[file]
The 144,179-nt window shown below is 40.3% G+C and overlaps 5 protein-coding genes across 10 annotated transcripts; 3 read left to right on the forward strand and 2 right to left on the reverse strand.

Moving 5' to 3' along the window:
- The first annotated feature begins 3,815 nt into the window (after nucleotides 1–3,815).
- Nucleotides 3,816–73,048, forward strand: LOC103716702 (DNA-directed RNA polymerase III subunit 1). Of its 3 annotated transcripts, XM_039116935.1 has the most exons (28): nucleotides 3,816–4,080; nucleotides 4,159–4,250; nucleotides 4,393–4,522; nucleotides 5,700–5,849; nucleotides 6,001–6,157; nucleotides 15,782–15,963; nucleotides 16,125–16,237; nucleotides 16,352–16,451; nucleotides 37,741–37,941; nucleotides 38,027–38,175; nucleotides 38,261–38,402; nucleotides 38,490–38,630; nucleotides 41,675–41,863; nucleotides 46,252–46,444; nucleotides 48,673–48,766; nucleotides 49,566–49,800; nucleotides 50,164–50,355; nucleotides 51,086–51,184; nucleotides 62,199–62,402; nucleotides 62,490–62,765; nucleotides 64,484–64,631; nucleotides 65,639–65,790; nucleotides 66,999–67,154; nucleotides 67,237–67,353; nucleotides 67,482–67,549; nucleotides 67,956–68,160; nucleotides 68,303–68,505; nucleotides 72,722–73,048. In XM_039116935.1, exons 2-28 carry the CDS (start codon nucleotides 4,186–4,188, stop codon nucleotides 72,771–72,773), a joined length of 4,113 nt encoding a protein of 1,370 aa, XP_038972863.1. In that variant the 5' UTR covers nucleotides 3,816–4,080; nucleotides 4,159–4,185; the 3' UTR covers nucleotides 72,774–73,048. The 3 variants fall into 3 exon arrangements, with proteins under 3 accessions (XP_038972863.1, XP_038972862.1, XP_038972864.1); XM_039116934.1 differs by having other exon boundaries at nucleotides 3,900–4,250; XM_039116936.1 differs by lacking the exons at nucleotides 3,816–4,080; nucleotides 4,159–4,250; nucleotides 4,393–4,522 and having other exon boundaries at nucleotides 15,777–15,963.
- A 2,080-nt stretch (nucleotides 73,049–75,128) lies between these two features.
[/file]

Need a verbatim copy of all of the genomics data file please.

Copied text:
The 144,179-nt window shown below is 40.3% G+C and overlaps 5 protein-coding genes across 10 annotated transcripts; 3 read left to right on the forward strand and 2 right to left on the reverse strand.

Moving 5' to 3' along the window:
- The first annotated feature begins 3,815 nt into the window (after nucleotides 1–3,815).
- Nucleotides 3,816–73,048, forward strand: LOC103716702 (DNA-directed RNA polymerase III subunit 1). Of its 3 annotated transcripts, XM_039116935.1 has the most exons (28): nucleotides 3,816–4,080; nucleotides 4,159–4,250; nucleotides 4,393–4,522; nucleotides 5,700–5,849; nucleotides 6,001–6,157; nucleotides 15,782–15,963; nucleotides 16,125–16,237; nucleotides 16,352–16,451; nucleotides 37,741–37,941; nucleotides 38,027–38,175; nucleotides 38,261–38,402; nucleotides 38,490–38,630; nucleotides 41,675–41,863; nucleotides 46,252–46,444; nucleotides 48,673–48,766; nucleotides 49,566–49,800; nucleotides 50,164–50,355; nucleotides 51,086–51,184; nucleotides 62,199–62,402; nucleotides 62,490–62,765; nucleotides 64,484–64,631; nucleotides 65,639–65,790; nucleotides 66,999–67,154; nucleotides 67,237–67,353; nucleotides 67,482–67,549; nucleotides 67,956–68,160; nucleotides 68,303–68,505; nucleotides 72,722–73,048. In XM_039116935.1, exons 2-28 carry the CDS (start codon nucleotides 4,186–4,188, stop codon nucleotides 72,771–72,773), a joined length of 4,113 nt encoding a protein of 1,370 aa, XP_038972863.1. In that variant the 5' UTR covers nucleotides 3,816–4,080; nucleotides 4,159–4,185; the 3' UTR covers nucleotides 72,774–73,048. The 3 variants fall into 3 exon arrangements, with proteins under 3 accessions (XP_038972863.1, XP_038972862.1, XP_038972864.1); XM_039116934.1 differs by having other exon boundaries at nucleotides 3,900–4,250; XM_039116936.1 differs by lacking the exons at nucleotides 3,816–4,080; nucleotides 4,159–4,250; nucleotides 4,393–4,522 and having other exon boundaries at nucleotides 15,777–15,963.
- A 2,080-nt stretch (nucleotides 73,049–75,128) lies between these two features.